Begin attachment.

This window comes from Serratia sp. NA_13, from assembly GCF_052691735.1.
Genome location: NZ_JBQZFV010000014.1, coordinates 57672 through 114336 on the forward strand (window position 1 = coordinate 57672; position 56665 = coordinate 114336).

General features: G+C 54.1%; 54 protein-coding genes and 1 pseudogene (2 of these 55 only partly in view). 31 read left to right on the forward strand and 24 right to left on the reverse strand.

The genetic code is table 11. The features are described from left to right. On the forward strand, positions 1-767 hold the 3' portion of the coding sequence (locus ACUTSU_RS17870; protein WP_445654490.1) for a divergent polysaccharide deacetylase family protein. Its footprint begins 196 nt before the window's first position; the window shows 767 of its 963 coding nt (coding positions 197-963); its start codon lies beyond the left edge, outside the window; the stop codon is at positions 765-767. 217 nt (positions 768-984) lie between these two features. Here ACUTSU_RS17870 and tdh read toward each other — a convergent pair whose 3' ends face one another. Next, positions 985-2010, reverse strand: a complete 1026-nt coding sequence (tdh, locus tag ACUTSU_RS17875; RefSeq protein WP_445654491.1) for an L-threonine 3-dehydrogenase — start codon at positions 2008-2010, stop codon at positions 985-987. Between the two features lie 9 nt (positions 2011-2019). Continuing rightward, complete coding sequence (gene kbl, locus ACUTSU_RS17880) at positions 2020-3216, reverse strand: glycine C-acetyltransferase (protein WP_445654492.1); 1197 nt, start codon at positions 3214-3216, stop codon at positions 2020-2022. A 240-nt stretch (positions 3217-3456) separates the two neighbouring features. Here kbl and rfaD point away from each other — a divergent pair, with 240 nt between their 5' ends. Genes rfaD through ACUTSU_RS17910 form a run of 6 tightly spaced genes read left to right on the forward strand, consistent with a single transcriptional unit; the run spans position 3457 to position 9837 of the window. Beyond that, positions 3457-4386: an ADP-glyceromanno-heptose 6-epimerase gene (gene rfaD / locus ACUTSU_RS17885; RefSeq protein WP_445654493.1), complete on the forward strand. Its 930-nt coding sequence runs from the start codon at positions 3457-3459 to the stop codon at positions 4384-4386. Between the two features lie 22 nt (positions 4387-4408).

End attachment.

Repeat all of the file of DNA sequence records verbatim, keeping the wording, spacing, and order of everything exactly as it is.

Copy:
This window comes from Serratia sp. NA_13, from assembly GCF_052691735.1.
Genome location: NZ_JBQZFV010000014.1, coordinates 57672 through 114336 on the forward strand (window position 1 = coordinate 57672; position 56665 = coordinate 114336).

General features: G+C 54.1%; 54 protein-coding genes and 1 pseudogene (2 of these 55 only partly in view). 31 read left to right on the forward strand and 24 right to left on the reverse strand.

The genetic code is table 11. The features are described from left to right. On the forward strand, positions 1-767 hold the 3' portion of the coding sequence (locus ACUTSU_RS17870; protein WP_445654490.1) for a divergent polysaccharide deacetylase family protein. Its footprint begins 196 nt before the window's first position; the window shows 767 of its 963 coding nt (coding positions 197-963); its start codon lies beyond the left edge, outside the window; the stop codon is at positions 765-767. 217 nt (positions 768-984) lie between these two features. Here ACUTSU_RS17870 and tdh read toward each other — a convergent pair whose 3' ends face one another. Next, positions 985-2010, reverse strand: a complete 1026-nt coding sequence (tdh, locus tag ACUTSU_RS17875; RefSeq protein WP_445654491.1) for an L-threonine 3-dehydrogenase — start codon at positions 2008-2010, stop codon at positions 985-987. Between the two features lie 9 nt (positions 2011-2019). Continuing rightward, complete coding sequence (gene kbl, locus ACUTSU_RS17880) at positions 2020-3216, reverse strand: glycine C-acetyltransferase (protein WP_445654492.1); 1197 nt, start codon at positions 3214-3216, stop codon at positions 2020-2022. A 240-nt stretch (positions 3217-3456) separates the two neighbouring features. Here kbl and rfaD point away from each other — a divergent pair, with 240 nt between their 5' ends. Genes rfaD through ACUTSU_RS17910 form a run of 6 tightly spaced genes read left to right on the forward strand, consistent with a single transcriptional unit; the run spans position 3457 to position 9837 of the window. Beyond that, positions 3457-4386: an ADP-glyceromanno-heptose 6-epimerase gene (gene rfaD / locus ACUTSU_RS17885; RefSeq protein WP_445654493.1), complete on the forward strand. Its 930-nt coding sequence runs from the start codon at positions 3457-3459 to the stop codon at positions 4384-4386. Between the two features lie 22 nt (positions 4387-4408).